Retro Tech: Nokia Phones that Changed the Mobile Industry
29 Aug 2013|
It's almost impossible to talk about Nokia without feeling a pang of nostalgia. Although it's probably not the case, it just seemed as though everyone's (or at least everyone of a certain age's) first phone was a Nokia. And with good reason, as old-school Nokia phones were absolutely awesome.
I mean, how could we ever forget about the brilliant 3310? Not only was it a great little device for making texts and calls, but it also looked stunning, could easily slip into a pocket, was virtually indestructible, and had Snake (a.k.a the best mobile game ever).
Sure, the 3310 didn't have any of the basic features that we expect from modern day smarthphones, including a camera, a multi-touch display, and an internet connection, but it was a beautifully designed and hardy phone that was a blast to use. And what's more, the 3310 was also customisable. Though that may seem a superficial feature, one of the first things many of us did when we got our Nokia was to go to the nearest phone shop a buy a sky blue case for it (in hindsight, it wasn't a very cool look at all).
But we didn't care, the 3310 was our pride and joy.
A Trip Down Memory Lane
During their circa 1999/2000 heyday, Nokia were creating exciting and innovative mobile phones that helped to shape the mobile phone industry. One such device is the 7110, which was the first mobile phone to provide us with a humble glimpse of an always online future.
While it may look kind of clumsy by today's standards (especially with that rather gaudy antenna), the 7110 was the first mobile device to include a WAP browser for access to the mobile internet. While WAP internet never really caught on, largely due to the fact that every web-page was drip-fed over an impossibly slow connection, it was Nokia that made the first tentative steps that would lead to 3G and 4G.
And then Nokia came out with the 3210. Sure it doesn't look like a particularly remarkable phone, as it had no camera, no access to the internet, or even an elegant sliding front panel like the 7110 had, but the 3210 was one of the most popular handsets ever created with over 160 units being shipped in total.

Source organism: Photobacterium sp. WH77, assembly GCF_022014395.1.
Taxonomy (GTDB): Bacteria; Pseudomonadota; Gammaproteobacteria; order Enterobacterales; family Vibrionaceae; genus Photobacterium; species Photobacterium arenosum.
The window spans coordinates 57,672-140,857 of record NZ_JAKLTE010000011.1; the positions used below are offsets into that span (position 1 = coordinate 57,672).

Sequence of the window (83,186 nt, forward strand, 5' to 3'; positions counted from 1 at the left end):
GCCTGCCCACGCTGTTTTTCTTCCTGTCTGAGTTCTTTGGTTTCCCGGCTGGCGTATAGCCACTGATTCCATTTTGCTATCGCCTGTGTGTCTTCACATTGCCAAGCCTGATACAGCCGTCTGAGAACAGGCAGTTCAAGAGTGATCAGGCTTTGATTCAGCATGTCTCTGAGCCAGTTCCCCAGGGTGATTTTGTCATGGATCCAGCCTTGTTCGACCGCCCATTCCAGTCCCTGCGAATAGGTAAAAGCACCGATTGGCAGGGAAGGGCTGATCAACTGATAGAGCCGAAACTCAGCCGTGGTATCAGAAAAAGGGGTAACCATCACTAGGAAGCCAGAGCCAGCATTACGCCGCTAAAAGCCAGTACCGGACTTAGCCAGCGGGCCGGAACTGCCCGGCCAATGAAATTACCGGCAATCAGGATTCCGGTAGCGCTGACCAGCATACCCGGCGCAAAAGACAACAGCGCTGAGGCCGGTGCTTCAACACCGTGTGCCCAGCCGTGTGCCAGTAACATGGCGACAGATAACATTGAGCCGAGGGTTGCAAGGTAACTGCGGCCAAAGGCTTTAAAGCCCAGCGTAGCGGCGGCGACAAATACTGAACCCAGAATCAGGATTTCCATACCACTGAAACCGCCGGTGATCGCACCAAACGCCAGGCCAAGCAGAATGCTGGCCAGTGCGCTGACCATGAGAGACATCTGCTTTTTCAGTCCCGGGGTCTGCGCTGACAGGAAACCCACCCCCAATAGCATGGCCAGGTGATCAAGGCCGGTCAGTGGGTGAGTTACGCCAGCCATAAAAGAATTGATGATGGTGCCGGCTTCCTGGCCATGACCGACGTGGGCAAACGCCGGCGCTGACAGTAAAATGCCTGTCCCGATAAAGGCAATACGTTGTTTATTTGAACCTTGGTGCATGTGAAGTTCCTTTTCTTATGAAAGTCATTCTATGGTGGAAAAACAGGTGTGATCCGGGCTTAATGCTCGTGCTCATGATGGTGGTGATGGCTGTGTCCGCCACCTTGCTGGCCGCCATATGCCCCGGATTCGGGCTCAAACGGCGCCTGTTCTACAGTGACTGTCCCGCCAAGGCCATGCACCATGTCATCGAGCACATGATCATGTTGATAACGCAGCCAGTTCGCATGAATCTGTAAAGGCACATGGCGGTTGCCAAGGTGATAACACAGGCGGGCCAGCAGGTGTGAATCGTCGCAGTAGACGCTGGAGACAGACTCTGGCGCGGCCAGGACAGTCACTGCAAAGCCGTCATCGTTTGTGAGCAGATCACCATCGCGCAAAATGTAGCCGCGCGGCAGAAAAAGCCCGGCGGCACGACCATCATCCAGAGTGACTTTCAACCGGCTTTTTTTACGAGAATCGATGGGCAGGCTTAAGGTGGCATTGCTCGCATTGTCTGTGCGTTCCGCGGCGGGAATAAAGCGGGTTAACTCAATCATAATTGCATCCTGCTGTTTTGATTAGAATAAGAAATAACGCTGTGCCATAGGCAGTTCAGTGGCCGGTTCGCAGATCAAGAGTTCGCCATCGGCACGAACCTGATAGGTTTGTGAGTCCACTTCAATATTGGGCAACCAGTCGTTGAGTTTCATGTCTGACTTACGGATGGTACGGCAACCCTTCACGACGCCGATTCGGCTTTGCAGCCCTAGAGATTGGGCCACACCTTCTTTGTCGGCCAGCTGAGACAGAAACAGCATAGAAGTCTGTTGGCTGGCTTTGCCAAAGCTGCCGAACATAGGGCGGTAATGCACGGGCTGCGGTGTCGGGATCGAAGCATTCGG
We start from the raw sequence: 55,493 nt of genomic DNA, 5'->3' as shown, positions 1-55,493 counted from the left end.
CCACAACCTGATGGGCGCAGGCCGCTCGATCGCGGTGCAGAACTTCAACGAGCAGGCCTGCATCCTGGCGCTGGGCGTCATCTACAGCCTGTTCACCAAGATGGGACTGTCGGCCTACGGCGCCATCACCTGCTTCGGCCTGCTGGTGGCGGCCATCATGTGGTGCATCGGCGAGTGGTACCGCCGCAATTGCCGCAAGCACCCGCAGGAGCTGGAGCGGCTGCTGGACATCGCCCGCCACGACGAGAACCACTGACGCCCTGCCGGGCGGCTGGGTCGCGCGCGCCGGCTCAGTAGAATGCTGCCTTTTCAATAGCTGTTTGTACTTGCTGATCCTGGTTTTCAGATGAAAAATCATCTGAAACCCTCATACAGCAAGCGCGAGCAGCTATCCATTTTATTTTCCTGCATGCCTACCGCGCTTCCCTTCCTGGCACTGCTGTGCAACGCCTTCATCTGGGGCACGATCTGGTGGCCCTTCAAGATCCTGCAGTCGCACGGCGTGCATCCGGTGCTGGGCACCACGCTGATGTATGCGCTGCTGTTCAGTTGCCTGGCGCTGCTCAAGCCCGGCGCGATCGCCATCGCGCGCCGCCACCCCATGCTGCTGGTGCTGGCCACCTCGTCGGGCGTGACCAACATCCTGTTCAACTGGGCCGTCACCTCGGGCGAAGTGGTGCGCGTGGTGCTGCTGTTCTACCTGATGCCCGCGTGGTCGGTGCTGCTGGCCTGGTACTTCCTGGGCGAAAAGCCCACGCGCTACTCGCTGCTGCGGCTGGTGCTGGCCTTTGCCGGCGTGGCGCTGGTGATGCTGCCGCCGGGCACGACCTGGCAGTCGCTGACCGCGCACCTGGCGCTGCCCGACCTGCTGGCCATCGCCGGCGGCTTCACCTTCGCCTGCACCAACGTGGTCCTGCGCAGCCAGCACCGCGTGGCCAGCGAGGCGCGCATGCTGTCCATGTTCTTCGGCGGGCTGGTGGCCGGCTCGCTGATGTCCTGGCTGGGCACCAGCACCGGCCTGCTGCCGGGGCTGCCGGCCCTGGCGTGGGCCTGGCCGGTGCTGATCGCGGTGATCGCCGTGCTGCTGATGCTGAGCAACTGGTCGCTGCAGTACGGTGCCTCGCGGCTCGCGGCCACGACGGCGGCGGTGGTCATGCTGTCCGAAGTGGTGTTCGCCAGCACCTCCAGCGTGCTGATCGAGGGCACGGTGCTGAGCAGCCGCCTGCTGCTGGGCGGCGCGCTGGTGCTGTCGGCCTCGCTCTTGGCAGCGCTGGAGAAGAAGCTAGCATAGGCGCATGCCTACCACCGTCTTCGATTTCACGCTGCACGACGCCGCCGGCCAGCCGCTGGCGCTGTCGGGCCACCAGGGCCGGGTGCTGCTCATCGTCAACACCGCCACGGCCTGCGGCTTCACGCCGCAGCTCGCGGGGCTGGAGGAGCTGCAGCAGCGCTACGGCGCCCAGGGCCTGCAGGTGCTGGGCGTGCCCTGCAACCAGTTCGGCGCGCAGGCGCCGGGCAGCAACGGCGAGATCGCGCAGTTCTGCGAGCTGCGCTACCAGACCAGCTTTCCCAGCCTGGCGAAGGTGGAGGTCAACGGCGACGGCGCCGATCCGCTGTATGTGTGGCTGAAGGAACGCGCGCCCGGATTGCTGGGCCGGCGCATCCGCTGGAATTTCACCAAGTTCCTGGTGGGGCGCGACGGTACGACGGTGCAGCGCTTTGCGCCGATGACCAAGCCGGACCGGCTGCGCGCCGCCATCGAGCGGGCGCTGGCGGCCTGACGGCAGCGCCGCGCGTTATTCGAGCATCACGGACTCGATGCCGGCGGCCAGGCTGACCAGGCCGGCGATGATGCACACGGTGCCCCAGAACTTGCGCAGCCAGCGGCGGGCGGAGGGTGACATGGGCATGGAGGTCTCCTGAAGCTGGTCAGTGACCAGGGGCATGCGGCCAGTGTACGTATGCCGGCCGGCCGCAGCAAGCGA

Put simply, the 3210 was a breath of fresh air in the mobile phone market, as it managed to eliminate the antenna and launch T9 predictive text. And you know what, the 3210 could almost go for a week without charging it (unlike pretty much every smartphone out right now).
In spite of these iconic phones, it is fair to suggest that Nokia has relinquished its tight grip of the mobile phone market in the past decade. Although they've enjoy some successes, particularly with the 2600 and the 5230, the Finnish telecoms giant has quite simply been unable to create a smartphone that can compete with the iPhone, the Samsung Galaxy S series, or even Google's Nexus brand.
So to break the Android and Apple hegemony, Nokia has teamed up with Microsoft to offer phones that run on the Windows 8 operating system. One of their latest efforts is the superb Lumia 620, which is a device that provides a lot of the best features of a top end phone but at a significantly lower price (£150 on pay-as-you-go!).Error loading MacroEngine script (file: ShowAsset.cshtml)
The first thing that you'll probably notice about the 620 is its extremely bright and bold design. This is thanks to a number of swappable back cases that really remind me of the customisable nature of the 3210. There are various colours available, including yellow, white, pink, blue, orange, or a safer black hue.
Peeking under the hood, you can see that the Nokia Lumia 620 runs on a 1GHz dual-core processor with 512MB or RAM. While these are relatively modest specs, the 620 is hardly sluggish, as swiping around the Windows 8 OS is a mercifully lag-free experience. The device is even capable of streaming video from Netflix or the BBC app with minimal fuss.
Full Circle: Nokia and Microsoft
Sure, we've been looking at Nokia phones that have changed the mobile phone industry. And while the Lumia 620 will never have an impact quite like the 3210, the 3310, and the 7110, it could still be an important device by helping to make the Windows 8 OS a more desirable platform.
The 620 may not be able to solve this problem on its own, but if Nokia could release some similarly excellent phones with an affordable price tag, then Microsoft's platform may be able to better compete with iOS and Android.
But perhaps more pleasingly, the Lumia 620 shows that Nokia are still capable of recapturing the magic of their more retro handsets. In the mean time though... we might go dig out our 3310 for old time's sake.
Have you ever owned a Nokia phone? What do you think of Nokia's partnership with Microsoft? Let us know...
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